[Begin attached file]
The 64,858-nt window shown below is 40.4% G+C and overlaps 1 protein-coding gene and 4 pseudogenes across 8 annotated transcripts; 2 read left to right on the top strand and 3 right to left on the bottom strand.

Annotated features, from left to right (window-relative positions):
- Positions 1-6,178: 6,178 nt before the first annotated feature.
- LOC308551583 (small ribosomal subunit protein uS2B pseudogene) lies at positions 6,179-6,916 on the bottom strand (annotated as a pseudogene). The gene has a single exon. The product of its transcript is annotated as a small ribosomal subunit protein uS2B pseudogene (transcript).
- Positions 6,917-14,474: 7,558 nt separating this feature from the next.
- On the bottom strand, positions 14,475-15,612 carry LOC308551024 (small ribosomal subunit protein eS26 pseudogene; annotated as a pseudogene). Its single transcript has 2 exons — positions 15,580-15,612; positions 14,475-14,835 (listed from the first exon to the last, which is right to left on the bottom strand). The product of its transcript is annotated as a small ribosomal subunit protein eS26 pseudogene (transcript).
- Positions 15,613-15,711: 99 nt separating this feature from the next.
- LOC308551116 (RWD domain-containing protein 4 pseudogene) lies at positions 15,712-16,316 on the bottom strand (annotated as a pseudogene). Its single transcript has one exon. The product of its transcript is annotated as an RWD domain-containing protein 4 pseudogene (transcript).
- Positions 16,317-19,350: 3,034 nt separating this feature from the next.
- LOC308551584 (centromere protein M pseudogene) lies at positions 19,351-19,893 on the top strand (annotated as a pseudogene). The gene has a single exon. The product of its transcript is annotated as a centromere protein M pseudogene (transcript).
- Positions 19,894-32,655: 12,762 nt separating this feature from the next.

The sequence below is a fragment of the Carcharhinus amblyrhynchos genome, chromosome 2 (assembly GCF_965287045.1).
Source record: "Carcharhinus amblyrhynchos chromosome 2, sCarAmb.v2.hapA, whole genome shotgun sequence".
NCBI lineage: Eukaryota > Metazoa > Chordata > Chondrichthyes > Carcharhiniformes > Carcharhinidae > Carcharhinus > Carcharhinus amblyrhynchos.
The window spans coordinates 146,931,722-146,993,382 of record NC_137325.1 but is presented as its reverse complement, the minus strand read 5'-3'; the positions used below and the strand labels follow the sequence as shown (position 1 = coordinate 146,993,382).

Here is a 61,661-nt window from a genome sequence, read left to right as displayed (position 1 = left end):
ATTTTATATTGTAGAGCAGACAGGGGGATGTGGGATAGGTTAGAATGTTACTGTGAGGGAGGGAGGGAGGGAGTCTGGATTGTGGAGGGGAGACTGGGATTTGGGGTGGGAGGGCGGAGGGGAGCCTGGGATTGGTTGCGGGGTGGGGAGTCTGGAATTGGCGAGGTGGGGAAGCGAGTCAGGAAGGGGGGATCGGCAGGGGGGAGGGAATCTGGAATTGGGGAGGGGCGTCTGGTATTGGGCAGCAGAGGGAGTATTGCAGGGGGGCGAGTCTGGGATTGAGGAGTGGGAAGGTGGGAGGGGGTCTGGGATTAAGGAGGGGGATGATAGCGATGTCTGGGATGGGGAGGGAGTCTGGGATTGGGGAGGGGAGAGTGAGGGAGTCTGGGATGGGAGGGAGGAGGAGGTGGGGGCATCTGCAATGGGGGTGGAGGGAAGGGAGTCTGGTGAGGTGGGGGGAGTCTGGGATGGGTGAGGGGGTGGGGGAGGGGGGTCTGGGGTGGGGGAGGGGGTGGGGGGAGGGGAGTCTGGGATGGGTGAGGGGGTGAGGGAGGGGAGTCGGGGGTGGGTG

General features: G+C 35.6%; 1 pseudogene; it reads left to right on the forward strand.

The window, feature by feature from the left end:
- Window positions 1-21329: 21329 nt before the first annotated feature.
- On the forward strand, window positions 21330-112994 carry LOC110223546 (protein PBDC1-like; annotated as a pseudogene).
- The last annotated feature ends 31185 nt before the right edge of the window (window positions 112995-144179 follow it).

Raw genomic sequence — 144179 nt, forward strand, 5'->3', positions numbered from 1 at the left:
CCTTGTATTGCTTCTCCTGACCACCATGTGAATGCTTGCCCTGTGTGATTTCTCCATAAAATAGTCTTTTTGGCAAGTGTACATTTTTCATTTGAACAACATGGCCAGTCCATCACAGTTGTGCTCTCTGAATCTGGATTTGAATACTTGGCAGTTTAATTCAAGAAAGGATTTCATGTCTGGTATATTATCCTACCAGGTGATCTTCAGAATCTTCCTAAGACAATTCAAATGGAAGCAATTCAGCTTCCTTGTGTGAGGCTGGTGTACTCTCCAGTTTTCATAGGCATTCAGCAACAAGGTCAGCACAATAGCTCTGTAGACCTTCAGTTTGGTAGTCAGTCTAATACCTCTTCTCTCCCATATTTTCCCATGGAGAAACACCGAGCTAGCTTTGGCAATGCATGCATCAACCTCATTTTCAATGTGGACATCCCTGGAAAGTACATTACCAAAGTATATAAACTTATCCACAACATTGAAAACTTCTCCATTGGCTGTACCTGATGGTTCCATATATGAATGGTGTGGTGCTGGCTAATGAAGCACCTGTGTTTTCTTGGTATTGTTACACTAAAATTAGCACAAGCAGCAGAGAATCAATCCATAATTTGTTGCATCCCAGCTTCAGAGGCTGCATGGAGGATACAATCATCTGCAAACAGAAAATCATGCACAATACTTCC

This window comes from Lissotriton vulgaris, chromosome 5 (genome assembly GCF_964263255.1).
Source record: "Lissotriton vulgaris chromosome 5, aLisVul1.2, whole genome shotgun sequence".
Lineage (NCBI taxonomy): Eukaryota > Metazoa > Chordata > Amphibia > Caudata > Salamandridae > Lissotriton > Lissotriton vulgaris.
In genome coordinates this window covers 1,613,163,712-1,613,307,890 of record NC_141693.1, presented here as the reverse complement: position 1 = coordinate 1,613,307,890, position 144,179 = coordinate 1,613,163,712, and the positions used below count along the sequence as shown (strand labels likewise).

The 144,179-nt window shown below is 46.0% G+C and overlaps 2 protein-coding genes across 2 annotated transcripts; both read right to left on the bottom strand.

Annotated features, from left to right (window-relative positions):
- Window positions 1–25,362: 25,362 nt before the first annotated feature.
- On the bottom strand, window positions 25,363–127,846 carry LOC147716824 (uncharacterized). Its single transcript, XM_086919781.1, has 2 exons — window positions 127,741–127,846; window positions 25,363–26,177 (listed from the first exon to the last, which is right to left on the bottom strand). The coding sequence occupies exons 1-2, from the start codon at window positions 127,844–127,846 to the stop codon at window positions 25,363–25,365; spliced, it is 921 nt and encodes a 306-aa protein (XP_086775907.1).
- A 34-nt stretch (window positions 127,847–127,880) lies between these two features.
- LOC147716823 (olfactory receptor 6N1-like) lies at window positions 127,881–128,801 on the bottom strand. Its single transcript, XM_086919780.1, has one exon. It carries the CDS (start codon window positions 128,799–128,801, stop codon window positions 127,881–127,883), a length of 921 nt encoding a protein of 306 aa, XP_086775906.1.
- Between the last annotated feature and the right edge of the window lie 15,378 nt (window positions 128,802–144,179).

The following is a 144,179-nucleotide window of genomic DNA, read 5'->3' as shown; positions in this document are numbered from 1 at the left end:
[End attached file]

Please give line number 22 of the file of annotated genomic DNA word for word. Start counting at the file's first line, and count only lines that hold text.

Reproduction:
- The last annotated feature ends 31185 nt before the right edge of the window (window positions 112995-144179 follow it).